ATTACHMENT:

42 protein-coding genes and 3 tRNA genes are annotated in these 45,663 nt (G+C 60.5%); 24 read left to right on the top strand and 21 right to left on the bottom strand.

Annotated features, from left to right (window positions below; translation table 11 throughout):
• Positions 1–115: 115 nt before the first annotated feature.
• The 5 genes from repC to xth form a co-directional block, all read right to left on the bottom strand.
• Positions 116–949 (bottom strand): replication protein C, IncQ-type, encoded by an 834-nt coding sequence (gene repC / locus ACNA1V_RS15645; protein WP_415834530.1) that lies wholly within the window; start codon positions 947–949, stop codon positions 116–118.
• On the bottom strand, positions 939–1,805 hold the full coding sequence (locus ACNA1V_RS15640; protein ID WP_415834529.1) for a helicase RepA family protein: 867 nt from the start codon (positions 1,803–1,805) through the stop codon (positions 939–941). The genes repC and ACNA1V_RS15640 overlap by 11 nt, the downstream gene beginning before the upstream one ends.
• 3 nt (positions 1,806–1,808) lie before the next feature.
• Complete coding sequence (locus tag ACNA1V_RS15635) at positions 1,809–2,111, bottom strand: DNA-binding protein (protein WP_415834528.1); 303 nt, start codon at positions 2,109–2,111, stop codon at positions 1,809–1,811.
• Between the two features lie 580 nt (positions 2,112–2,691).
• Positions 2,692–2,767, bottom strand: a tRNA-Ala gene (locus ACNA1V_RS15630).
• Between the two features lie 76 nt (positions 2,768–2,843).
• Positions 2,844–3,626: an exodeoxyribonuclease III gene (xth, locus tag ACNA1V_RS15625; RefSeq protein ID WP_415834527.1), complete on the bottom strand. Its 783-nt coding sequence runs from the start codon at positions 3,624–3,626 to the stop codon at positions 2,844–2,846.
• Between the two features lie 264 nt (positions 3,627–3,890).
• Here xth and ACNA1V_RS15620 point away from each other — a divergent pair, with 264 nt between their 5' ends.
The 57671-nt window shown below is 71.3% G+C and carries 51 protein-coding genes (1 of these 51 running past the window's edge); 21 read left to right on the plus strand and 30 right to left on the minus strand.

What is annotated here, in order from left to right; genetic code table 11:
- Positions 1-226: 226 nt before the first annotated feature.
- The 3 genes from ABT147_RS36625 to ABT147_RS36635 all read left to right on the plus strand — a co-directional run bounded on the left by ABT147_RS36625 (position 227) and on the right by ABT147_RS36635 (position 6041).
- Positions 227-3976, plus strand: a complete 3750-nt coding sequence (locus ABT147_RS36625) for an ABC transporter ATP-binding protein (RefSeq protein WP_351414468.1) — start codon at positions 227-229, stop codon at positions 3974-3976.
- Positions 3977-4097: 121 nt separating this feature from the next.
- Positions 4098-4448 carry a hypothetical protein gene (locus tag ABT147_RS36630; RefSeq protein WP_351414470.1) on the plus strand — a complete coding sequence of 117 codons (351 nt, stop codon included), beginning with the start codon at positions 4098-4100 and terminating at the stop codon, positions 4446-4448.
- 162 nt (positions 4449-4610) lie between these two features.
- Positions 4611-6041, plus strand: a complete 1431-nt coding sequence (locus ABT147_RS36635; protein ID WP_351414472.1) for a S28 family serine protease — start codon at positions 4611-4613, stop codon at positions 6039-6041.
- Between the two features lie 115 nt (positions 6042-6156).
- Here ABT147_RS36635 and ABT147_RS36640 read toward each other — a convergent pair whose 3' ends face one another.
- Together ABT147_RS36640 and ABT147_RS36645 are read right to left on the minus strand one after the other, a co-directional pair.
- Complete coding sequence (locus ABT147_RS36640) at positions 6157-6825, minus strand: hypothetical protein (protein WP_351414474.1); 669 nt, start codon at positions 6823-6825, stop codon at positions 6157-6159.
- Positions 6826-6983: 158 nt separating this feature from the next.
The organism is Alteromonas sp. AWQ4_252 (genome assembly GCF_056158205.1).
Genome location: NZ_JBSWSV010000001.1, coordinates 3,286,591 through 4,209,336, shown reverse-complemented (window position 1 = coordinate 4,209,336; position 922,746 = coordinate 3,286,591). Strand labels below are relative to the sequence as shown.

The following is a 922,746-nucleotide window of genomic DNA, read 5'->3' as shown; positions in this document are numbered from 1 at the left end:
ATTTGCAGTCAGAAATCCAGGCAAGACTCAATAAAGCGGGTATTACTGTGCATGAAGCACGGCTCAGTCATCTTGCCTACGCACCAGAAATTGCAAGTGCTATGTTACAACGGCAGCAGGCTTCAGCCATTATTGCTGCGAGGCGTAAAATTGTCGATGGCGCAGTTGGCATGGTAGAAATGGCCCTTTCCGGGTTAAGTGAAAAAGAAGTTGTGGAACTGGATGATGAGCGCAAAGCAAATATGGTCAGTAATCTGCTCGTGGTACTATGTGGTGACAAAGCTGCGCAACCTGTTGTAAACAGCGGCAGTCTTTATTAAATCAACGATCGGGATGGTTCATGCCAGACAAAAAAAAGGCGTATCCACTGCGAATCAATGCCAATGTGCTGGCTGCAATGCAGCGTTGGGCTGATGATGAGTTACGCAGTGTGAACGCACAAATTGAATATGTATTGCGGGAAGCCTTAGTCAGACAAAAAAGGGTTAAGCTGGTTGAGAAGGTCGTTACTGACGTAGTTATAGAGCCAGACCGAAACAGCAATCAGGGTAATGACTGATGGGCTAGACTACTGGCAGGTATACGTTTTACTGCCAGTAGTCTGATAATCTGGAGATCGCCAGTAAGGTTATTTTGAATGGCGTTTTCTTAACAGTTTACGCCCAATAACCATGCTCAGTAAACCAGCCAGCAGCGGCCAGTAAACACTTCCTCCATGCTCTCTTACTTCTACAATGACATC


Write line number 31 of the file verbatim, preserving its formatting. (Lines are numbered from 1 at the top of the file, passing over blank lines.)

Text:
The following is a 922,746-nucleotide window of genomic DNA, read 5'->3' as shown; positions in this document are numbered from 1 at the left end: